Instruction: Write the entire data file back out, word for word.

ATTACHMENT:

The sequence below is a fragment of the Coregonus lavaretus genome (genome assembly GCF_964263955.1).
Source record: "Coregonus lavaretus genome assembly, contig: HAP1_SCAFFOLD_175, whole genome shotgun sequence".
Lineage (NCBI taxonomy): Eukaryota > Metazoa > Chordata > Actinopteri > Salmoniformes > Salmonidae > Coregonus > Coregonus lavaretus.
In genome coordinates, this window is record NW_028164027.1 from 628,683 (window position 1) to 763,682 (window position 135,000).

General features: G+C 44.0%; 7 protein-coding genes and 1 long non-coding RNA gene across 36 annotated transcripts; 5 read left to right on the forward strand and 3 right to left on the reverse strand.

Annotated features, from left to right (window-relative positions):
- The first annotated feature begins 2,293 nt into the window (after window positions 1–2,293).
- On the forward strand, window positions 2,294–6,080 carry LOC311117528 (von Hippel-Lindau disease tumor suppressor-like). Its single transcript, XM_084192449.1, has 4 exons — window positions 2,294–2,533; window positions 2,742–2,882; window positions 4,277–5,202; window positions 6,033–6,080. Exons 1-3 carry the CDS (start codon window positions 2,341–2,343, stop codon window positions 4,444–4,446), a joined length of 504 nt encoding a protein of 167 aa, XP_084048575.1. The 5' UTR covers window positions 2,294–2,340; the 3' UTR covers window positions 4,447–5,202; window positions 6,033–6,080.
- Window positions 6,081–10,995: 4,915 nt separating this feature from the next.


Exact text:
The sequence below is a fragment of the Coregonus lavaretus genome (genome assembly GCF_964263955.1).
Source record: "Coregonus lavaretus genome assembly, contig: HAP1_SCAFFOLD_175, whole genome shotgun sequence".
Lineage (NCBI taxonomy): Eukaryota > Metazoa > Chordata > Actinopteri > Salmoniformes > Salmonidae > Coregonus > Coregonus lavaretus.
In genome coordinates, this window is record NW_028164027.1 from 628,683 (window position 1) to 763,682 (window position 135,000).

General features: G+C 44.0%; 7 protein-coding genes and 1 long non-coding RNA gene across 36 annotated transcripts; 5 read left to right on the forward strand and 3 right to left on the reverse strand.

Annotated features, from left to right (window-relative positions):
- The first annotated feature begins 2,293 nt into the window (after window positions 1–2,293).
- On the forward strand, window positions 2,294–6,080 carry LOC311117528 (von Hippel-Lindau disease tumor suppressor-like). Its single transcript, XM_084192449.1, has 4 exons — window positions 2,294–2,533; window positions 2,742–2,882; window positions 4,277–5,202; window positions 6,033–6,080. Exons 1-3 carry the CDS (start codon window positions 2,341–2,343, stop codon window positions 4,444–4,446), a joined length of 504 nt encoding a protein of 167 aa, XP_084048575.1. The 5' UTR covers window positions 2,294–2,340; the 3' UTR covers window positions 4,447–5,202; window positions 6,033–6,080.
- Window positions 6,081–10,995: 4,915 nt separating this feature from the next.